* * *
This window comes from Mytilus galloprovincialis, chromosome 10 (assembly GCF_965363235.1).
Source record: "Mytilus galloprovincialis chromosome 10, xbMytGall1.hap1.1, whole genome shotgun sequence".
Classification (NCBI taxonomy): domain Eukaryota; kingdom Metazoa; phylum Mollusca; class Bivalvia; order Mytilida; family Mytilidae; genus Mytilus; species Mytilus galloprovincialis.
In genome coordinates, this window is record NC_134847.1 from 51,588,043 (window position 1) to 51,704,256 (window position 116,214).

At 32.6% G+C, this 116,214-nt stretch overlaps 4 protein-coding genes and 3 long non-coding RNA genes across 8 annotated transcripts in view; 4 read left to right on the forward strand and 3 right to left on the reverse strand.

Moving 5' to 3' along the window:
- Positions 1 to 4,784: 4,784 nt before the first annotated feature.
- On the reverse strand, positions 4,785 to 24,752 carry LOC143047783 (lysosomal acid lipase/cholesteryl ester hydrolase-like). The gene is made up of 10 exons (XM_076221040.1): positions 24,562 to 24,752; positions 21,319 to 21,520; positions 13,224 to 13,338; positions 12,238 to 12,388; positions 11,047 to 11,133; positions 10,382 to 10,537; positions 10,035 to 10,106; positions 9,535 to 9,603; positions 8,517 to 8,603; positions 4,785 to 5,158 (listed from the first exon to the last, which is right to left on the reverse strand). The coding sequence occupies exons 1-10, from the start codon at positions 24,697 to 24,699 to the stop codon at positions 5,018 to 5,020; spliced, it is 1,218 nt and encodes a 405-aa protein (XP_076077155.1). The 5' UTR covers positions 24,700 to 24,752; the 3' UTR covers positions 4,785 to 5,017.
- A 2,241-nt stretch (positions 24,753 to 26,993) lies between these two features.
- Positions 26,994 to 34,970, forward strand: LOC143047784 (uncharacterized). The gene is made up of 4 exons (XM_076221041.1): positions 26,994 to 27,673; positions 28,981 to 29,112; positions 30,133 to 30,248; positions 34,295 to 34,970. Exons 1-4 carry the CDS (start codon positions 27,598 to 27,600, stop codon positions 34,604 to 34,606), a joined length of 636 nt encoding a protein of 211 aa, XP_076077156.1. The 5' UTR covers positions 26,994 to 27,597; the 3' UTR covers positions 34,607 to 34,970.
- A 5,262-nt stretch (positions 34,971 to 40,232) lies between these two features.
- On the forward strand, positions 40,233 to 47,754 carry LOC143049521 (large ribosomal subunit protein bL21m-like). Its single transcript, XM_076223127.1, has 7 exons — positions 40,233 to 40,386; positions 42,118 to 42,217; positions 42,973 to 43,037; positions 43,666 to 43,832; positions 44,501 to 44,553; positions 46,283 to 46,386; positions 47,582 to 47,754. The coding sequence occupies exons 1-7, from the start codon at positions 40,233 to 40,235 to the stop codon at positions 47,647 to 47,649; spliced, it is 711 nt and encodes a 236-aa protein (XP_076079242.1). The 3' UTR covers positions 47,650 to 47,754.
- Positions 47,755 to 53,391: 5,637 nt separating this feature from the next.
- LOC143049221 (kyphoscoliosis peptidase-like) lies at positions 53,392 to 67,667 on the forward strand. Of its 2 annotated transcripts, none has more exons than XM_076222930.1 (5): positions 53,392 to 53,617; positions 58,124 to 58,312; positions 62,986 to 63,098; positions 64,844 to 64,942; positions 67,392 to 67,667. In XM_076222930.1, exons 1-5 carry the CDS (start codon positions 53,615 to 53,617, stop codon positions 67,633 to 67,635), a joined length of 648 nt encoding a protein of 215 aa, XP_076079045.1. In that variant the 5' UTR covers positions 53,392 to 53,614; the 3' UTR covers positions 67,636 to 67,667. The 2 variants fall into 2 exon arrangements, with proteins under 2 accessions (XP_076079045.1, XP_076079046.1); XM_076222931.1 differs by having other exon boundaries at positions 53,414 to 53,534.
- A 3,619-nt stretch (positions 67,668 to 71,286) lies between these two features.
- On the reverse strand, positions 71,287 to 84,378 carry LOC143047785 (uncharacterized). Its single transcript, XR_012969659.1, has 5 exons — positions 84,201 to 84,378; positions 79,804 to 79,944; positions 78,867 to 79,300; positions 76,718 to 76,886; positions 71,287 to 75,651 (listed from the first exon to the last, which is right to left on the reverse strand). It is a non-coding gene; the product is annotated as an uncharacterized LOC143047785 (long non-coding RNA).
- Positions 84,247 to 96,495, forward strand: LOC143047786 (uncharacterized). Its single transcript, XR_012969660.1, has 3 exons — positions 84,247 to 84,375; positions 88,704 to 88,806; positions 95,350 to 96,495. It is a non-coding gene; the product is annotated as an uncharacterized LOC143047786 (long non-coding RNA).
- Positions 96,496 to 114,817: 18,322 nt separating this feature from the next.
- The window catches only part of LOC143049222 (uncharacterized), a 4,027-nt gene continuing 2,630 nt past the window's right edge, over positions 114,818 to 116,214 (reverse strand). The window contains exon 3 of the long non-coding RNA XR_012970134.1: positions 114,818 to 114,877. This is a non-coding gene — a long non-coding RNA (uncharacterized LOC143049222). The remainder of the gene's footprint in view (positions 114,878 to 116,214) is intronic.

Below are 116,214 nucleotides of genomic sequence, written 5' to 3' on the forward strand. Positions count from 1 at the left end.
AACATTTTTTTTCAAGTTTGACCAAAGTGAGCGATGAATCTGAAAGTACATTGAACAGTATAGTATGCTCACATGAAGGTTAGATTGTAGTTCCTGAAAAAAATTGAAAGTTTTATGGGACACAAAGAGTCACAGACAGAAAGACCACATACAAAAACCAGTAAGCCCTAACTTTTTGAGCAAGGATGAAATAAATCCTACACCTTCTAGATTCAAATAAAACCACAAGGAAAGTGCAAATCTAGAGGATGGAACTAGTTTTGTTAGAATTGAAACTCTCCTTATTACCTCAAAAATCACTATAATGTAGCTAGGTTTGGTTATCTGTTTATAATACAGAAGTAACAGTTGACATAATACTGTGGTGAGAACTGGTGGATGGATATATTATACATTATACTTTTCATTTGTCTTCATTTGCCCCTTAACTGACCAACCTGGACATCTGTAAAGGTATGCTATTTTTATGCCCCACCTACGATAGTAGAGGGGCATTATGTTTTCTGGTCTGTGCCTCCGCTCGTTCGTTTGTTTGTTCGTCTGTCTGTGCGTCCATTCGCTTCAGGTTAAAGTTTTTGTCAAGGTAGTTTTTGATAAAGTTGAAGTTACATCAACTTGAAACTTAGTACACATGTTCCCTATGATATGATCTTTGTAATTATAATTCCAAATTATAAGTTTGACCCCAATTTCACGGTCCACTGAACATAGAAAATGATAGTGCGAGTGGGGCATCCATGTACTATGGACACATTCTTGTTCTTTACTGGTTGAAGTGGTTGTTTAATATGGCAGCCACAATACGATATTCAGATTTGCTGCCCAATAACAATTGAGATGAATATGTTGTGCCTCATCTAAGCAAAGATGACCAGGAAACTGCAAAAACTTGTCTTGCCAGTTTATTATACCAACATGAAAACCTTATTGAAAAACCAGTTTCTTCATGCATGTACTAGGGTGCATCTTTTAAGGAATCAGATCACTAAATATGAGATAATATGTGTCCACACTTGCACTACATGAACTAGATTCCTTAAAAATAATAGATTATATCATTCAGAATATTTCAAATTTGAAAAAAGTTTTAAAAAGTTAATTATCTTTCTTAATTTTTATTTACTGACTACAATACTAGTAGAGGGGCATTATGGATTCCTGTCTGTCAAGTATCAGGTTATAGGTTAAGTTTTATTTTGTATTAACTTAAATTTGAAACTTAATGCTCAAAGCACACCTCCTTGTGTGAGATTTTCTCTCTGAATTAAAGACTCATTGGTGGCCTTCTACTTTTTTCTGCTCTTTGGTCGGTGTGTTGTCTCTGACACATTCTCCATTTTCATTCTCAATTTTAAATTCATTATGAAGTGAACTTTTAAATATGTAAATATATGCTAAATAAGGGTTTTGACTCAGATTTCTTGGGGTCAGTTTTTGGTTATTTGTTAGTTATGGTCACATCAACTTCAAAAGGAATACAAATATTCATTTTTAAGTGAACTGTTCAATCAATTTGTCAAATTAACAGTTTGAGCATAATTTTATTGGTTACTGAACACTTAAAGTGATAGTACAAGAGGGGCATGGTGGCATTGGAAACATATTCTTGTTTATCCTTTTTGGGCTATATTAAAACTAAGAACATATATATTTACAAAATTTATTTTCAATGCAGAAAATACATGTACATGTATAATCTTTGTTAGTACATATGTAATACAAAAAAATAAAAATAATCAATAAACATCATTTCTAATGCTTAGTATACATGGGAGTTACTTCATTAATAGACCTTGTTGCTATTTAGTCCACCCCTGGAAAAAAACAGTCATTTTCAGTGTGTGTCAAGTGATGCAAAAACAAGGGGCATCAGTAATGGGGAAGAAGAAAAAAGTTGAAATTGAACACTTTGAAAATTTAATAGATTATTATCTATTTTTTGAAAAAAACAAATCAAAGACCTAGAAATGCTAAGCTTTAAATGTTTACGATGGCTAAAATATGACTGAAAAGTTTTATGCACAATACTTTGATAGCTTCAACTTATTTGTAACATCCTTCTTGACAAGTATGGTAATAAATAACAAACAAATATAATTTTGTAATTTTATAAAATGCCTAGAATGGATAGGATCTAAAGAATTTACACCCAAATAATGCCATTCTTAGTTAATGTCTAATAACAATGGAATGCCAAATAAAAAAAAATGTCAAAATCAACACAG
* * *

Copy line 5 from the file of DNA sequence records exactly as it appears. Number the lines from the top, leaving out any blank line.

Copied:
At 32.6% G+C, this 116,214-nt stretch overlaps 4 protein-coding genes and 3 long non-coding RNA genes across 8 annotated transcripts in view; 4 read left to right on the forward strand and 3 right to left on the reverse strand.